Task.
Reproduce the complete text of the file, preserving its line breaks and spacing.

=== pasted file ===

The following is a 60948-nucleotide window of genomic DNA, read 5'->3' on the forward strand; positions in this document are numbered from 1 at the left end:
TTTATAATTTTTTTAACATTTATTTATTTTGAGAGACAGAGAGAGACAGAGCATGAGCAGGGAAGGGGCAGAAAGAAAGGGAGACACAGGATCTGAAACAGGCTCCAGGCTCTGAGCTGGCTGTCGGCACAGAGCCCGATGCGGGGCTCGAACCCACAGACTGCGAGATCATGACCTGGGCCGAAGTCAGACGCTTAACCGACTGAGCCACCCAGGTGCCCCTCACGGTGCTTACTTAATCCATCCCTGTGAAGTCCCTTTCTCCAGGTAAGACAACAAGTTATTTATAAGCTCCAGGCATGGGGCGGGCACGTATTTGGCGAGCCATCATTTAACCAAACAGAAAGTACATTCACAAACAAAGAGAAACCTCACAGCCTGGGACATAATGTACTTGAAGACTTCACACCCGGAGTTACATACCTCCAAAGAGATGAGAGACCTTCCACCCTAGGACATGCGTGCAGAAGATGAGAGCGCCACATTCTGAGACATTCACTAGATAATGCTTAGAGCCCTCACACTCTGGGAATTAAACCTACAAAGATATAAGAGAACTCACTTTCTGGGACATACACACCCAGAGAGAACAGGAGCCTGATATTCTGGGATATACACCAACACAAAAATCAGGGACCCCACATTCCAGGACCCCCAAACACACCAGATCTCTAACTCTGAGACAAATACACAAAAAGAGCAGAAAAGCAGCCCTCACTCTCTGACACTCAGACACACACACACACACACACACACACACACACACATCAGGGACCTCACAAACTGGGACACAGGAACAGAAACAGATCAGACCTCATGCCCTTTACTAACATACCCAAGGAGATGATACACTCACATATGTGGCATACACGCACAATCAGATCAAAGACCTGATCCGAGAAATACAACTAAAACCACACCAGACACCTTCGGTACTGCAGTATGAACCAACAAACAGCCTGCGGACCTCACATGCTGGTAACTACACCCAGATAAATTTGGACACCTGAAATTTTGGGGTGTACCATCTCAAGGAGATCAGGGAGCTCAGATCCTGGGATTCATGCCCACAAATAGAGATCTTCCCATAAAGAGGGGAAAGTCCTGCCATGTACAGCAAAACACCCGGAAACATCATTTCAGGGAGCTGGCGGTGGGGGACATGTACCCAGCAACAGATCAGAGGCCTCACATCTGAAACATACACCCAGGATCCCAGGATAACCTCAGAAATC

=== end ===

The following is a 60948-nucleotide window of genomic DNA, read 5'->3' on the forward strand; positions in this document are numbered from 1 at the left end:
TTTATAATTTTTTTAACATTTATTTATTTTGAGAGACAGAGAGAGACAGAGCATGAGCAGGGAAGGGGCAGAAAGAAAGGGAGACACAGGATCTGAAACAGGCTCCAGGCTCTGAGCTGGCTGTCGGCACAGAGCCCGATGCGGGGCTCGAACCCACAGACTGCGAGATCATGACCTGGGCCGAAGTCAGACGCTTAACCGACTGAGCCACCCAGGTGCCCCTCACGGTGCTTACTTAATCCATCCCTGTGAAGTCCCTTTCTCCAGGTAAGACAACAAGTTATTTATAAGCTCCAGGCATGGGGCGGGCACGTATTTGGCGAGCCATCATTTAACCAAACAGAAAGTACATTCACAAACAAAGAGAAACCTCACAGCCTGGGACATAATGTACTTGAAGACTTCACACCCGGAGTTACATACCTCCAAAGAGATGAGAGACCTTCCACCCTAGGACATGCGTGCAGAAGATGAGAGCGCCACATTCTGAGACATTCACTAGATAATGCTTAGAGCCCTCACACTCTGGGAATTAAACCTACAAAGATATAAGAGAACTCACTTTCTGGGACATACACACCCAGAGAGAACAGGAGCCTGATATTCTGGGATATACACCAACACAAAAATCAGGGACCCCACATTCCAGGACCCCCAAACACACCAGATCTCTAACTCTGAGACAAATACACAAAAAGAGCAGAAAAGCAGCCCTCACTCTCTGACACTCAGACACACACACACACACACACACACACACACACACATCAGGGACCTCACAAACTGGGACACAGGAACAGAAACAGATCAGACCTCATGCCCTTTACTAACATACCCAAGGAGATGATACACTCACATATGTGGCATACACGCACAATCAGATCAAAGACCTGATCCGAGAAATACAACTAAAACCACACCAGACACCTTCGGTACTGCAGTATGAACCAACAAACAGCCTGCGGACCTCACATGCTGGTAACTACACCCAGATAAATTTGGACACCTGAAATTTTGGGGTGTACCATCTCAAGGAGATCAGGGAGCTCAGATCCTGGGATTCATGCCCACAAATAGAGATCTTCCCATAAAGAGGGGAAAGTCCTGCCATGTACAGCAAAACACCCGGAAACATCATTTCAGGGAGCTGGCGGTGGGGGACATGTACCCAGCAACAGATCAGAGGCCTCACATCTGAAACATACACCCAGGATCCCAGGATAACCTCAGAAATC